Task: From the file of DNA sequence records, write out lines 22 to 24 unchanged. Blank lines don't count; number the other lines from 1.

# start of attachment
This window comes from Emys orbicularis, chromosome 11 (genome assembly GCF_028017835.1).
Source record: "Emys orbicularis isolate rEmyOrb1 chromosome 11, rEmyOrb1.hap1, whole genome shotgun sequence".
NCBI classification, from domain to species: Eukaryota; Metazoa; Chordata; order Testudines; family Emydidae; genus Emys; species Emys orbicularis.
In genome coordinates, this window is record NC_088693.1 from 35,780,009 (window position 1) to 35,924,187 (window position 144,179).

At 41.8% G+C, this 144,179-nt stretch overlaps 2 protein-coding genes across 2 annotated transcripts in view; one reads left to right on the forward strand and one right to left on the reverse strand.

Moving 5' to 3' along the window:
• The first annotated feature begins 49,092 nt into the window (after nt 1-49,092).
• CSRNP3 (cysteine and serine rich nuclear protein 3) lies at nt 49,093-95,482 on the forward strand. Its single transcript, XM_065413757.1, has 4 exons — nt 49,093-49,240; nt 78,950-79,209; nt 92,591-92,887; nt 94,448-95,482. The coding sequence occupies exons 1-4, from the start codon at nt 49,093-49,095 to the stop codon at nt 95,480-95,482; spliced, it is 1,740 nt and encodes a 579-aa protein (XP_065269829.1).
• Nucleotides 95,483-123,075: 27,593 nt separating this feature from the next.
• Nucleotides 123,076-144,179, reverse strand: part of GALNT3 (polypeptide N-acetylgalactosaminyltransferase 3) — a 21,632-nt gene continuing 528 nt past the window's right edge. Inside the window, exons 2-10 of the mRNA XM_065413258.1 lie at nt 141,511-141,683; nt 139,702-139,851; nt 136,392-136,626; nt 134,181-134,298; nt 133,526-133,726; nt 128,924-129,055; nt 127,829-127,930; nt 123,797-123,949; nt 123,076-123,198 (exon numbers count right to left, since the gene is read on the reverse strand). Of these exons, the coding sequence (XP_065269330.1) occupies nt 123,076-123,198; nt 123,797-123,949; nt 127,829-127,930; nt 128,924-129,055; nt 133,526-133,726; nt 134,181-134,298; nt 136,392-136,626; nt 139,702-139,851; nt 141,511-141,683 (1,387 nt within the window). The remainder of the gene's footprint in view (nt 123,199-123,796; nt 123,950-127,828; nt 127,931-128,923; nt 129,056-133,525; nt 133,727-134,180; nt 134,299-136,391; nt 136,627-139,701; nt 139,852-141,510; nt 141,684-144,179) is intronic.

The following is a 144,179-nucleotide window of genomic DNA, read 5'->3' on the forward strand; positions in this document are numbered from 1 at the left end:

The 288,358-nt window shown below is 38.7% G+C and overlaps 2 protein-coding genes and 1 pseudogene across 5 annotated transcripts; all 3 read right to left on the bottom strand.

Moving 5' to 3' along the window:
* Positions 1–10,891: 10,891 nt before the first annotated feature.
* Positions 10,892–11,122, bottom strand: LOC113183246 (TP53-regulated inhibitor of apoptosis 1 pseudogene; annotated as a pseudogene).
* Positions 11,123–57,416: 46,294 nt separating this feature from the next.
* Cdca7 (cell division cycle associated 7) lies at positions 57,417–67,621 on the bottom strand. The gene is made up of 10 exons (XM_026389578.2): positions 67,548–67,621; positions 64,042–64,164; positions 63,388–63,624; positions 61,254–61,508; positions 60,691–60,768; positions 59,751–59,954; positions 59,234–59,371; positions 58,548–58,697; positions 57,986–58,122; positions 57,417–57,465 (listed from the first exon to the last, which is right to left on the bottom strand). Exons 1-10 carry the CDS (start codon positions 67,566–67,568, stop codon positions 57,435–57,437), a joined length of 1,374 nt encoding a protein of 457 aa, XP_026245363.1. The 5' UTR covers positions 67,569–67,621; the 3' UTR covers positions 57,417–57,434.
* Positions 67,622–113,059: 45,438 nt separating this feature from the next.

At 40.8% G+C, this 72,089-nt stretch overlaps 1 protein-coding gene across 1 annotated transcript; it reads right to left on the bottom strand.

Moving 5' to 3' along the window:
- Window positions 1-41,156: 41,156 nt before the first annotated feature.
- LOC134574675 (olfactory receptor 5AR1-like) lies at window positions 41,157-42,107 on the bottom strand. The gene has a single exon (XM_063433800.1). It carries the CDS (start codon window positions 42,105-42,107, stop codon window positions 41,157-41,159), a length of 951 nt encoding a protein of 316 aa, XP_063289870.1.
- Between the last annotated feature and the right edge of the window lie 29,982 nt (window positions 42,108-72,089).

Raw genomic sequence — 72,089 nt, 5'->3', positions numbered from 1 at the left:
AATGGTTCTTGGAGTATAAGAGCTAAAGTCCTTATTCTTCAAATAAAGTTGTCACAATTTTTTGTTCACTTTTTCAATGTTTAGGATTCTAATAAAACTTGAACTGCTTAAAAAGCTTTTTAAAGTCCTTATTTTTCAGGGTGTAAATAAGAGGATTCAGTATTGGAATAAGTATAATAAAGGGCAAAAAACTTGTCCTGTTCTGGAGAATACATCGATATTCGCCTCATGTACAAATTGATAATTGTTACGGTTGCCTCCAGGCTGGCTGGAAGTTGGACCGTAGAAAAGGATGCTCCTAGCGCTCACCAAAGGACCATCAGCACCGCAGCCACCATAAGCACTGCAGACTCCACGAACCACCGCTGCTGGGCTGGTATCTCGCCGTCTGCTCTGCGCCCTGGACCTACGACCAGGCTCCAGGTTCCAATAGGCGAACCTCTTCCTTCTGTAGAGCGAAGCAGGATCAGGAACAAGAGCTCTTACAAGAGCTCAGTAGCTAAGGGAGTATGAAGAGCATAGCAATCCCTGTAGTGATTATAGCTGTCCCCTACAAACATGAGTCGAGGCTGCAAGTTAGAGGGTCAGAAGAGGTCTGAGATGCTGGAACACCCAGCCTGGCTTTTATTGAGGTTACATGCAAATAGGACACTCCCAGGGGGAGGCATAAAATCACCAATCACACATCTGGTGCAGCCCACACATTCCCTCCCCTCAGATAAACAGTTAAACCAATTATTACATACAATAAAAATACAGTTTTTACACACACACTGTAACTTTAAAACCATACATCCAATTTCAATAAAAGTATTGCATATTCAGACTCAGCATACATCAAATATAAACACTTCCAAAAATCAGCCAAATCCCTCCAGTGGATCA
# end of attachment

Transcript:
- LOC134574675 (olfactory receptor 5AR1-like) lies at window positions 41,157-42,107 on the bottom strand. The gene has a single exon (XM_063433800.1). It carries the CDS (start codon window positions 42,105-42,107, stop codon window positions 41,157-41,159), a length of 951 nt encoding a protein of 316 aa, XP_063289870.1.
- Between the last annotated feature and the right edge of the window lie 29,982 nt (window positions 42,108-72,089).

Raw genomic sequence — 72,089 nt, 5'->3', positions numbered from 1 at the left: